We created the first online "cloud computing" system for nuclear astrophysics, a virtual pipeline that enables results from the nuclear laboratory to be rapidly incorporated into astrophysical simulations. This system, the Computational Infrastructure for Nuclear Astrophysics or CINA, came online at nucastrodata.org in 2004 and now has Users in over 130 institutions in 30 countries. Users can upload, modify, share, compare, and visualize information of three different types -- nuclear cross sections, thermonuclear reaction rates, and nucleosynthesis simulations. There is also an online set of workflow tools to assist in evaluations of reaction rates, and more tools are being added at the request of Users. The system is available to anyone free of charge, and Users run applications and manage files on a remote server -- they only need an internet connection to access this system. The advantage of this approach is that Users never have to install software, worry about compability or security issues, or download patches. Registered Users get a disk allocation so that they can store their work and share their results (e.g., simulation results, thermonuclear reaction rate libraries) with others in a "virtual community" without resorting to email or ftp.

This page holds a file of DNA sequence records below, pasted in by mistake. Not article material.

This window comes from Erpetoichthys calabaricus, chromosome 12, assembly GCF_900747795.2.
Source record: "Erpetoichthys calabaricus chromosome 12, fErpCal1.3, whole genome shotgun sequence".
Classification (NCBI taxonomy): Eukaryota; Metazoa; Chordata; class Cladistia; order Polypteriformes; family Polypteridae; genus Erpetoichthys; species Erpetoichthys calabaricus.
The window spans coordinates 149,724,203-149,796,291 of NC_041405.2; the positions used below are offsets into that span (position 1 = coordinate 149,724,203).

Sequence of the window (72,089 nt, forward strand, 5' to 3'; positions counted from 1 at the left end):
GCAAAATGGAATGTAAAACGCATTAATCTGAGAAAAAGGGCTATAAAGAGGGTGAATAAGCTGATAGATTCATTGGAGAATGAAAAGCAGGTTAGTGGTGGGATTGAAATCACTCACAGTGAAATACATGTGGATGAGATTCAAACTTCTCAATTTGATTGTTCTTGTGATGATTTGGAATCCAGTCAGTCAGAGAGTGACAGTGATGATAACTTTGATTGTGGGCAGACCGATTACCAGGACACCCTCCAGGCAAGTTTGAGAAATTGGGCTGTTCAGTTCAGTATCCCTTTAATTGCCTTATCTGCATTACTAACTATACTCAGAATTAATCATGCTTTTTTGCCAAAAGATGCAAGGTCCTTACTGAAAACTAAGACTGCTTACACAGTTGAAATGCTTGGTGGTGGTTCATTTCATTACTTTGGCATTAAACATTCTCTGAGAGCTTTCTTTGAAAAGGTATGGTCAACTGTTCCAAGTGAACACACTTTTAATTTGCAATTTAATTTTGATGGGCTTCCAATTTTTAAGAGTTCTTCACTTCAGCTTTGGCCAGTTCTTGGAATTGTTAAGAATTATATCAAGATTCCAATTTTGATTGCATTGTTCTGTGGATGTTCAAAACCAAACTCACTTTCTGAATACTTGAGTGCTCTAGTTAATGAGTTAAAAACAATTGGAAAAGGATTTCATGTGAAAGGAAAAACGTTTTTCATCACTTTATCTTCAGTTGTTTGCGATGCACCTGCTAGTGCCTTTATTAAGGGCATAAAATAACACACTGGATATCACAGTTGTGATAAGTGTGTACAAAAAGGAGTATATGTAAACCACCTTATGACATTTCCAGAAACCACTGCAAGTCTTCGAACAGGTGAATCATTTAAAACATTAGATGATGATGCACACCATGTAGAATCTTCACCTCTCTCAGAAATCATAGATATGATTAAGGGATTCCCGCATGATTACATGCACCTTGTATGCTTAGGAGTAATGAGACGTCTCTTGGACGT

Researchers can upload a table of cross section vs. energy into CINA, manipulate it (e.g., change the gain, renormalize), extend it (e.g., with a theoretical model), numerically integrate it into a thermonuclear reaction rate, parameterize the rate (fit with an analytical expression), manipulate the rate (e.g., rescale or change parameters), combine the rate into a library of rates, input the rate library into an element synthesis simulation, set up and execute the simulation, and visualize the results in customizable one- and two-dimensional plots and animations. Information at every step of the way can be stored online on our server. To enable researchers to quickly share data sets, we developed three "data spaces" in CINA: a "Public" space which hosts data that is published, archived, or for other reasons will remain unchanged; a "User" space which hosts a User's private data; and a "Shared" space which is open to all. This innovation enables Users to upload, modify, and utilize some of their own data sets in private -- including their own custom modifications of "Public" data sets -- and then move them into the "Shared" space to quickly enable collaborative work with colleagues without resorting to email, ftp, or other time-consuming file upload/download systems.